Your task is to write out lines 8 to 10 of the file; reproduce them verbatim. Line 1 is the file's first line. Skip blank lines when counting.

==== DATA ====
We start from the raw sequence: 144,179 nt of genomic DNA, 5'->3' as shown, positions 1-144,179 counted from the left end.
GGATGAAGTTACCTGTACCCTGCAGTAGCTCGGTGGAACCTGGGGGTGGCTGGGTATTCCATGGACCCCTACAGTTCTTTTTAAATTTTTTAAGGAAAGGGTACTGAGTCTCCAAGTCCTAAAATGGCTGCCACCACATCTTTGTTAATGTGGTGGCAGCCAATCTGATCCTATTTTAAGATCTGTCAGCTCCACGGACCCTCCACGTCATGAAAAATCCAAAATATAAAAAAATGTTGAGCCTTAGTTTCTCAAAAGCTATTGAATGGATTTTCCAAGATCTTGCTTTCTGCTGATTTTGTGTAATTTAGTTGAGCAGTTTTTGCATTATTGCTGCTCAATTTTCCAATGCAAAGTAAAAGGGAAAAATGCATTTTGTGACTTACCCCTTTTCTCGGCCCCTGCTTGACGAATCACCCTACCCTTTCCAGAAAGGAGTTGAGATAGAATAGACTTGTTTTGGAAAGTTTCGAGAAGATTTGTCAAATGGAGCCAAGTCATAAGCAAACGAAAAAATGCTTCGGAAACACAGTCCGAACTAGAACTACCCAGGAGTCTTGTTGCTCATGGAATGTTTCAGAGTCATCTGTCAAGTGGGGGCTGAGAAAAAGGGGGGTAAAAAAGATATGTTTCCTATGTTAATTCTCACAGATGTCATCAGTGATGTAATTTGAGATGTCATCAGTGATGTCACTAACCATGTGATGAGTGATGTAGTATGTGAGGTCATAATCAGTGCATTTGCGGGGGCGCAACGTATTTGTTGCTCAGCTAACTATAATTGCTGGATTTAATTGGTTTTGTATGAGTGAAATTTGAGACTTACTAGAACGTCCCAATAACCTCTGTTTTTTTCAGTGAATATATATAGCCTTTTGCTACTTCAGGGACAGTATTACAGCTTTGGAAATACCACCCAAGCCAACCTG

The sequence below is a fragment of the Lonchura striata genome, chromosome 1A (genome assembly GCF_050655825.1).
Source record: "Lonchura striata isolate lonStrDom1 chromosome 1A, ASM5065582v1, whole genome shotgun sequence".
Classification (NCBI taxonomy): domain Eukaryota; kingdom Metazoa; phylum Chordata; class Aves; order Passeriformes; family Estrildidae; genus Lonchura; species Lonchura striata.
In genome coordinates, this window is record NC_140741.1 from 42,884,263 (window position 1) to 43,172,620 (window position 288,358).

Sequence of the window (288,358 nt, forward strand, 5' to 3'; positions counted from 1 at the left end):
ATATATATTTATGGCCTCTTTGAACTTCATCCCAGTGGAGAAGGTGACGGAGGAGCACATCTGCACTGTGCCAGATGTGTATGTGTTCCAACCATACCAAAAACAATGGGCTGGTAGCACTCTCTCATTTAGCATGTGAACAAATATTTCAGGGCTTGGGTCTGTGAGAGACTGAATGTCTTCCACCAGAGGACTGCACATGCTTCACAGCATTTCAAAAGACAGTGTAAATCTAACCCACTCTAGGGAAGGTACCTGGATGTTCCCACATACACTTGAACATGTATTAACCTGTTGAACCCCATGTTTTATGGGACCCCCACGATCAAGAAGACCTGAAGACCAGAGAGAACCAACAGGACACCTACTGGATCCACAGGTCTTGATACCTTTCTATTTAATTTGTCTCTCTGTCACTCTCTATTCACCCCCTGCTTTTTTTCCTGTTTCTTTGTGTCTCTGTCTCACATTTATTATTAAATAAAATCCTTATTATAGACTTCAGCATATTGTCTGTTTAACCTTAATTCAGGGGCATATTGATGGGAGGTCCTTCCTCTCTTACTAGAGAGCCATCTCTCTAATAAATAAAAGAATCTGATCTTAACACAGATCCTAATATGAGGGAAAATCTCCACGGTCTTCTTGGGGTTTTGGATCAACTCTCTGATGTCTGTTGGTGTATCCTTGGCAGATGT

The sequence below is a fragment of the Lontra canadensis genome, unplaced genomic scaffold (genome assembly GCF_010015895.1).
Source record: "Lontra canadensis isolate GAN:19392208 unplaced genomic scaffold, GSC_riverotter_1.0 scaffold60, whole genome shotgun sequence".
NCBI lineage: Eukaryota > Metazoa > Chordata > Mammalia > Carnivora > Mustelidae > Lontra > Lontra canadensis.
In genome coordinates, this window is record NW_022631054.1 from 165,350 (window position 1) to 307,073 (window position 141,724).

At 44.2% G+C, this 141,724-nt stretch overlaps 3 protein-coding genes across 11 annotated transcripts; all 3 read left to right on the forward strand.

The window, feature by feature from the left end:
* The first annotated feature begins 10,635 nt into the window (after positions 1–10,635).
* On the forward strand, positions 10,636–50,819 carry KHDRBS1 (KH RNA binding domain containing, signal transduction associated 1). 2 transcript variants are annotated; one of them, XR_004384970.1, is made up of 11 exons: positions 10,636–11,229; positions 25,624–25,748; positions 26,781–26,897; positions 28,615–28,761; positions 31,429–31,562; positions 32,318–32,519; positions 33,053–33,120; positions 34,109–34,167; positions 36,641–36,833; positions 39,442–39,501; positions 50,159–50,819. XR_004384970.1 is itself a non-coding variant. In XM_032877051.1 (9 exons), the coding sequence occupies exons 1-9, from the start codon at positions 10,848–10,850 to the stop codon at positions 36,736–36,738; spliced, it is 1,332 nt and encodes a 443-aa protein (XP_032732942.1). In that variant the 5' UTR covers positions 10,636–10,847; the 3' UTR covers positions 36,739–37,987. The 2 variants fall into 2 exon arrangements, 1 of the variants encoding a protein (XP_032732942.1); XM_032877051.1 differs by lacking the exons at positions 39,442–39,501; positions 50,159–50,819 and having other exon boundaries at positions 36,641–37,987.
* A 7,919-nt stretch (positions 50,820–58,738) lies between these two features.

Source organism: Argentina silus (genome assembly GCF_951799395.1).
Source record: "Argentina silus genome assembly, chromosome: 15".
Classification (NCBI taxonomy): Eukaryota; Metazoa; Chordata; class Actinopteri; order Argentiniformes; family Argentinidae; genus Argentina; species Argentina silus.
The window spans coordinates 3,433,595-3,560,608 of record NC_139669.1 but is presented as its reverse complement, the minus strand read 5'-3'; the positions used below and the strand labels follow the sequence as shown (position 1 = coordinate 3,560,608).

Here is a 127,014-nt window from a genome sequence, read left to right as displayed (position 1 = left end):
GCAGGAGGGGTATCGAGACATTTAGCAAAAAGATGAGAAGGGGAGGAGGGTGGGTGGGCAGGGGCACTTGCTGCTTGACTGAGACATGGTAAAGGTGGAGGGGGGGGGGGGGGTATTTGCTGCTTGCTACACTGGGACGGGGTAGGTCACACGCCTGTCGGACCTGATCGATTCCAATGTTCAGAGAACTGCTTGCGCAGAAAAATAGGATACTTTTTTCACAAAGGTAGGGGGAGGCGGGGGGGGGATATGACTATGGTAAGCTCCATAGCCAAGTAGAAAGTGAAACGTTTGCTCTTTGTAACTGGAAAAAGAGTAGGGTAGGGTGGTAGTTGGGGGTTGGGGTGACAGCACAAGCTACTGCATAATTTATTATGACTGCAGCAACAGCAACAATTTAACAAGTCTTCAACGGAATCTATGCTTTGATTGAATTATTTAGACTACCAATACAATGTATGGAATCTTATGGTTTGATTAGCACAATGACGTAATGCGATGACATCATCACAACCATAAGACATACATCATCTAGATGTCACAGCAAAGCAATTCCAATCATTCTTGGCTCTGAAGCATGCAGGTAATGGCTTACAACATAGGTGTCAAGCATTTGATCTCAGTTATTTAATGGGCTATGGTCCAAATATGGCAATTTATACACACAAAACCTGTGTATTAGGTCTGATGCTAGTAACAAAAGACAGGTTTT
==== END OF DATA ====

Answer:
ATATATATTTATGGCCTCTTTGAACTTCATCCCAGTGGAGAAGGTGACGGAGGAGCACATCTGCACTGTGCCAGATGTGTATGTGTTCCAACCATACCAAAAACAATGGGCTGGTAGCACTCTCTCATTTAGCATGTGAACAAATATTTCAGGGCTTGGGTCTGTGAGAGACTGAATGTCTTCCACCAGAGGACTGCACATGCTTCACAGCATTTCAAAAGACAGTGTAAATCTAACCCACTCTAGGGAAGGTACCTGGATGTTCCCACATACACTTGAACATGTATTAACCTGTTGAACCCCATGTTTTATGGGACCCCCACGATCAAGAAGACCTGAAGACCAGAGAGAACCAACAGGACACCTACTGGATCCACAGGTCTTGATACCTTTCTATTTAATTTGTCTCTCTGTCACTCTCTATTCACCCCCTGCTTTTTTTCCTGTTTCTTTGTGTCTCTGTCTCACATTTATTATTAAATAAAATCCTTATTATAGACTTCAGCATATTGTCTGTTTAACCTTAATTCAGGGGCATATTGATGGGAGGTCCTTCCTCTCTTACTAGAGAGCCATCTCTCTAATAAATAAAAGAATCTGATCTTAACACAGATCCTAATATGAGGGAAAATCTCCACGGTCTTCTTGGGGTTTTGGATCAACTCTCTGATGTCTGTTGGTGTATCCTTGGCAGATGT

The sequence below is a fragment of the Lontra canadensis genome, unplaced genomic scaffold (genome assembly GCF_010015895.1).
Source record: "Lontra canadensis isolate GAN:19392208 unplaced genomic scaffold, GSC_riverotter_1.0 scaffold60, whole genome shotgun sequence".